On April 10, 1990, a Black 16-year-old, Phillip Pannell, was shot and killed by a white police officer, Gary Spath, in Teaneck. Mr. Pannell, who grew up in Teaneck, recently had moved to neighboring Englewood with his mother, Thelma, and his sister, Natasha, but his death irrevocably tied him to Teaneck, and arguably changed the town’s history.
The shooting undercut Teaneck’s earned self-understanding as a progressive place — it was the first municipality in the country to vote to desegregate its schools rather than waiting for a court order. The high school already was integrated — there’s only one — but the lower schools were not.
But the vote was necessary because Teaneck, like so many other places, was segregated by neighborhood; the most realistic way to reorganize its schools to have everyone come together by grade.
That also meant that there was underlying racial tension in Teaneck, a town with a diverse population, including many African Americans, many Jews, and an increasing Muslim community.
When Mr. Spath shot and killed Mr. Pannell — an act that would be profoundly upsetting under any circumstances, because whether or not it was justified for the police officer to have shot the teenager, the death was a tragedy — those shoved-under racial tensions exploded.
Al Sharpton visited the town and led a march to the county courthouse.
Mr. Spath was acquitted of manslaughter, but the ugly facts of the case — Mr. Pannell was shot in the back, it was unclear if he’d been reaching for a gun — meant that the acquittal did little to calm the tensions.
In the 30 years since, the case has dropped from the top of the minds even of most people in Teaneck, most of the time, although it’s often been revived when other white police officers have shot other young Black men.
Now, it’s the subject of a four-part MSNBC documentary, “Model America,” that will be aired starting September 18. The documentary’s co-director and executive producer, Dani Goffstein, grew up in Teaneck.
That’s not coincidental.
“I was born in 1992, two years after the shooting, and a few months after Gary Spath was acquitted,” Mr. Goffstein said. “I grew up in the aftermath of the shooting, during the fallout from it, and my parents talked about it.”
His parents, Lisa and Ken, divorced when their kids were young; they lived mostly with their mother, in the town’s mostly Jewish northwest quadrant. “My father lived on Garden Street, in the northeast quadrant, which is largely African American,” Dani Goffstein said. “One day, when I was about 10, he pointed to a yellow house on Teaneck Road and Intervale, and he told me the story. He said, ‘That’s where this Black teenager was killed.’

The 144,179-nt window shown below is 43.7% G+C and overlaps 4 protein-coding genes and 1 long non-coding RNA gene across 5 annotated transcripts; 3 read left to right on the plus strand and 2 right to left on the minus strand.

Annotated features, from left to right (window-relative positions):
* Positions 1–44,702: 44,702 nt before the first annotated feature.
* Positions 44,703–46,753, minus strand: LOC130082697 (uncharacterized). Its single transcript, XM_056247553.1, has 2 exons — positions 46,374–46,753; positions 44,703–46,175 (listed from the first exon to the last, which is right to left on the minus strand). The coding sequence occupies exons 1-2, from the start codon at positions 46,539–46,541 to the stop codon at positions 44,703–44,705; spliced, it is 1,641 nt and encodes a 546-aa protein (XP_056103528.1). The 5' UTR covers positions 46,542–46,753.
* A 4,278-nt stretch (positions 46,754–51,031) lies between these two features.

“I remember that very vividly.”
But his friends didn’t talk about it much, he said; he didn’t think they knew about it.
Mr. Goffstein grew up rooted in Jewish Teaneck; he went first to the Yeshiva of North Jersey in River Edge and then to MTA, Yeshiva University’s high school for boys in Washington Heights. He became bar mitzvah in his mother’s shul, Beth Abraham. His father moved around in Teaneck so he’d change shuls; his longest-lasting membership at Arzei Darom, his son remembers.
But “in my angsty teenager years, I became more interested in exploring the larger community of Teaneck, outside my own Jewish community,” Mr. Goffstein said.
He’d get his hair cut on Queen Anne Road in Teaneck. “There is a block with two barber shops,” he said. “Chubby’s is run by an Italian-American guy, and a lot of the Jewish kids went there. The other, the Chop Shop, is Black-owned, and I started getting my haircuts there when I was 13.
“Martyse Lewis, who owns it, now has more Jewish clients, he told me, but back then, I was the first one. And I learned that Martyse actually had known Phillip Pannell pretty well, so I learned a little bit about it from him. I was curious.”
When he graduated from high school, Mr. Goffstein moved across the country to Los Angeles; he went to USC’s film school, graduating in 2015. “I started going back into the Pannell case,” he said. “It was around the time that Michael Brown was killed in Ferguson, and there were echoes of Teaneck. So I started researching it, and I started developing the documentary in 2017.”